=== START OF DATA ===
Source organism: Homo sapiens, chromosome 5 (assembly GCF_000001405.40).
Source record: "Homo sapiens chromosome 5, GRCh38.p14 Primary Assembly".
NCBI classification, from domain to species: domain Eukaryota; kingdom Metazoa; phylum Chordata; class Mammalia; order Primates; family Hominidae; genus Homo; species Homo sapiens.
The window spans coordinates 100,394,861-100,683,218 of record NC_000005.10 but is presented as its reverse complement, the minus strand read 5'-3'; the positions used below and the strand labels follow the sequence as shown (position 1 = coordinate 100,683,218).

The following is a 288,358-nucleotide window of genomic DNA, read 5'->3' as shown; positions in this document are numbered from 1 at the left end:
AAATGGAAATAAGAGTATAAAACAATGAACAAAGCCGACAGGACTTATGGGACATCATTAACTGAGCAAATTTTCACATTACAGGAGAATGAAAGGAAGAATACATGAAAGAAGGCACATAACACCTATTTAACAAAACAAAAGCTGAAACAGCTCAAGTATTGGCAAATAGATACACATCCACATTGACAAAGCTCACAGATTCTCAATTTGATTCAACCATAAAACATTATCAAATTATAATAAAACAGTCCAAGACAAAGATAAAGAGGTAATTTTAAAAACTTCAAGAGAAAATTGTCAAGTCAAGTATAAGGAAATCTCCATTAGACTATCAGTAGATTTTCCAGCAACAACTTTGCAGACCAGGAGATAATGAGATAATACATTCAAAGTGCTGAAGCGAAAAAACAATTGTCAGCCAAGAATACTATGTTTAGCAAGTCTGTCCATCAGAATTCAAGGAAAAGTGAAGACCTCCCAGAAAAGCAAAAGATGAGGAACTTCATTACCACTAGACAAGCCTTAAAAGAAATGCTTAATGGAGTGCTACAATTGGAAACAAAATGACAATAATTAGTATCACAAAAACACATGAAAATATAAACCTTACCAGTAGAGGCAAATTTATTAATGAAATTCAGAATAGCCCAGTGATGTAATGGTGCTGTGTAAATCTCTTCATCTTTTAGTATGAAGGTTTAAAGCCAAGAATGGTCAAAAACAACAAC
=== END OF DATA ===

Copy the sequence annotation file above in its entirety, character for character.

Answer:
Source organism: Homo sapiens, chromosome 5 (assembly GCF_000001405.40).
Source record: "Homo sapiens chromosome 5, GRCh38.p14 Primary Assembly".
NCBI classification, from domain to species: domain Eukaryota; kingdom Metazoa; phylum Chordata; class Mammalia; order Primates; family Hominidae; genus Homo; species Homo sapiens.
The window spans coordinates 100,394,861-100,683,218 of record NC_000005.10 but is presented as its reverse complement, the minus strand read 5'-3'; the positions used below and the strand labels follow the sequence as shown (position 1 = coordinate 100,683,218).

The following is a 288,358-nucleotide window of genomic DNA, read 5'->3' as shown; positions in this document are numbered from 1 at the left end:
AAATGGAAATAAGAGTATAAAACAATGAACAAAGCCGACAGGACTTATGGGACATCATTAACTGAGCAAATTTTCACATTACAGGAGAATGAAAGGAAGAATACATGAAAGAAGGCACATAACACCTATTTAACAAAACAAAAGCTGAAACAGCTCAAGTATTGGCAAATAGATACACATCCACATTGACAAAGCTCACAGATTCTCAATTTGATTCAACCATAAAACATTATCAAATTATAATAAAACAGTCCAAGACAAAGATAAAGAGGTAATTTTAAAAACTTCAAGAGAAAATTGTCAAGTCAAGTATAAGGAAATCTCCATTAGACTATCAGTAGATTTTCCAGCAACAACTTTGCAGACCAGGAGATAATGAGATAATACATTCAAAGTGCTGAAGCGAAAAAACAATTGTCAGCCAAGAATACTATGTTTAGCAAGTCTGTCCATCAGAATTCAAGGAAAAGTGAAGACCTCCCAGAAAAGCAAAAGATGAGGAACTTCATTACCACTAGACAAGCCTTAAAAGAAATGCTTAATGGAGTGCTACAATTGGAAACAAAATGACAATAATTAGTATCACAAAAACACATGAAAATATAAACCTTACCAGTAGAGGCAAATTTATTAATGAAATTCAGAATAGCCCAGTGATGTAATGGTGCTGTGTAAATCTCTTCATCTTTTAGTATGAAGGTTTAAAGCCAAGAATGGTCAAAAACAACAAC